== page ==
The bar code may be applied to the article by contact or non-contact printing. In one example, the articles can be laser etched into the surface of the article. In one application, the bar code is invisible to the naked eye. For example, the articles may be provided with a clear coating, and the bar code provided by etching or removing a portion of the clear coating in the shape of a bar code. In another example, the laser may use a stencil having cut outs in the shape of a bar code. In still another example, each article includes a photo resist layer in the shape of the negative image of the bar code. In yet another example, the bar code may be provided by use of an environmentally sensitive composition or coating that reacts when stimulated with certain light, temperature, etc.
 FIG. 7A illustrates a partial cross sectional view of a portion of a pellet-shaped article A, e.g., a tablet, capsule, or caplet, that uses one or more of the above techniques to form the bar code. Article A includes a base substrate Al that includes, e.g., medicine. One or more layers A2, A3 are provided over substrate A1. For example, layer A2 may be in the form of a secondary medicine, while layer A3 may be in the form of a coating, e.g., a sugar coating and/or gel coating. Of course, layers A2 and A3 are optional and not necessary. In another example, layer A3 may be in the form of a clear coating, as described above.
 The outmost layer, in this case A3, is provided with a plurality of cutouts C1, C2, C3 that correspond to the shape of a bar code, e.g., the bar codes shown in FIGS. 6-7. Cutouts can be created using a laser. As shown, cutouts C1 and C2 extend to but do not extend past the layer A2, although cutouts extending into layer A2, or even layer A1, are also contemplated. In this event, the cutouts could form not only a bar code, but could also function as a time release mechanism to slowly release medicine from layers A1 and/or A2. Layers A1 and/or A2 can be made with a dark color composition, in comparison with layer A3, to increase contrast and facilitate reading of the bar code. Of course, it may be desirable to conceal the bar code, in which case the layers A1, A2 and/or A3 can be made of the same color. In an alternative, cutouts can extend only partially through the layer, e.g., see cutout C3.
 FIG. 8 illustrates a bar code printing unit 10 according to an embodiment of the present invention. This embodiment includes a spin printing unit 100 which operates substantially as described in relation to U.S. Pat. No. 6,481,347, incorporated herein by reference in its entirety. Spin printer 10 includes a series of drums 18, 20, 22 which operate in a known manner to orient and print capsules or caplets. In the printing position, e.g., at drum 22, a printing unit 24 is provided to apply a machine-readable bar code to the articles, which results in an article (caplet/capsule) like that shown in FIG. 5. Transfer drum 76 imparts a spin on articles A, such that the bar code can be provide along the circumference of articles.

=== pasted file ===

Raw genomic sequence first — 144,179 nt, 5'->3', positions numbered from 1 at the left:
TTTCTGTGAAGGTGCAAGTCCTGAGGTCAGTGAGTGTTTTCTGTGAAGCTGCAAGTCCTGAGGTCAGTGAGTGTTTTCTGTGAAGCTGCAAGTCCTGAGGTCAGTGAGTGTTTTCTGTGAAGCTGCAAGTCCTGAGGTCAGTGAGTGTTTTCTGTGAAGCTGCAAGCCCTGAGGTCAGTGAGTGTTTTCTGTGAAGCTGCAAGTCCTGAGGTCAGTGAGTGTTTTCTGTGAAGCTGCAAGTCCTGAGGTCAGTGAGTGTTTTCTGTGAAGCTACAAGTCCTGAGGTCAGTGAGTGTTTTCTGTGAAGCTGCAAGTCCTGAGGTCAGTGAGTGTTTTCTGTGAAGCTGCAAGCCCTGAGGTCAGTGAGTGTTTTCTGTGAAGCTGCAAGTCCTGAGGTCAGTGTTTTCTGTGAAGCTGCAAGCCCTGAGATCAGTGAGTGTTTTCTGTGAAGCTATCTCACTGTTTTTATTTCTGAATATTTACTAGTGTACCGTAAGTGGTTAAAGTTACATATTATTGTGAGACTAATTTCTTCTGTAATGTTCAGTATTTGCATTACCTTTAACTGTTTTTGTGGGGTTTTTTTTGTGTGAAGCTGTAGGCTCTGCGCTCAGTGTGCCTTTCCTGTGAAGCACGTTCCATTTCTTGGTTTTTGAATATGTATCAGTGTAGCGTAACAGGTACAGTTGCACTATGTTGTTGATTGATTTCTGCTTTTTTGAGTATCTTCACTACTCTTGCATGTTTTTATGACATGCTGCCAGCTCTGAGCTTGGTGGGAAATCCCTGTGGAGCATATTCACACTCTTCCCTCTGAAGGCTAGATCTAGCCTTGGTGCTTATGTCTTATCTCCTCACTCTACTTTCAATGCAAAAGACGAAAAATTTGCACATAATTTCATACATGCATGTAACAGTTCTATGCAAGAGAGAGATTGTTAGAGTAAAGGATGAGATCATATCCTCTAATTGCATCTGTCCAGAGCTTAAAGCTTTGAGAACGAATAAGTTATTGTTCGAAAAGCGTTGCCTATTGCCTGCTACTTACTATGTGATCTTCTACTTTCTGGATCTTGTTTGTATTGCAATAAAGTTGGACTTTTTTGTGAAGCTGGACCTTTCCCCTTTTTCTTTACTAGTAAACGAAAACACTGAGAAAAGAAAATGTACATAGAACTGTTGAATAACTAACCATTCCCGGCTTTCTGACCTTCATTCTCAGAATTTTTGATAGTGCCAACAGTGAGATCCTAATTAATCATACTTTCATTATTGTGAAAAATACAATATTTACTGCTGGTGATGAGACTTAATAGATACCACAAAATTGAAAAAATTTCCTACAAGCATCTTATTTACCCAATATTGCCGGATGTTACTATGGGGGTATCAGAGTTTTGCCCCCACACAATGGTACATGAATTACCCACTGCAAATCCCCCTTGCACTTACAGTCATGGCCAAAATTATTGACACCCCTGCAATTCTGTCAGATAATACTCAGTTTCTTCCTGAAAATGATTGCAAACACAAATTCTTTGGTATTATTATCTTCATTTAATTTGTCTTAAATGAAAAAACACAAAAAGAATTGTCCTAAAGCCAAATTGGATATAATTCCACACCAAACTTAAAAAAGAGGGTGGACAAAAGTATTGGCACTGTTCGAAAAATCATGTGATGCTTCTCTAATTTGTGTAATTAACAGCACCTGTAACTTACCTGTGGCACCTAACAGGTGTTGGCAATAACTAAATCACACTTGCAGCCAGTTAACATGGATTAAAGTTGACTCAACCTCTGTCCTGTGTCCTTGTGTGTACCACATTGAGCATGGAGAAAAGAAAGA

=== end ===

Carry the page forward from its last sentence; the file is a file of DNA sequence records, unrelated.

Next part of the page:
Of course, printer unit 24 could provide conventional printing indicia as well. In another alternative, a laser unit 22.1 could be provided on the inside of drum 22 to provide the bar code indicia as the articles spin, in which case printing unit 24 may or may not be present/operable. In one embodiment, the bar code is provided along the entire circumference of the article, although only a fraction of the circumference could be used. Also, the bar code could be provided in a spiral along the product axis.
 As shown in FIG. 8, one or more of the drums 18, 20, 22 can be provided with an NIR sensor 18.2, 20.2, and/or 22.2 for the purposes described above.
 It can thus be appreciated that the objectives of the present invention have been fully and effectively accomplished. The foregoing specific embodiments have been provided to illustrate the structural and functional principles of the present invention and are not intended to be limiting. To the contrary, the present invention is intended to encompass all modifications, alterations, and substitutions within the spirit and scope of the present invention.
Patent applications by Daniel J. Palmer, North Wales, PA US
Patent applications by E. Michael Ackley, Jr., Mannington, NJ US
Patent applications by ACKLEY MACHINE CORPORATION
Patent applications in class Particular code pattern
Patent applications in all subclasses Particular code pattern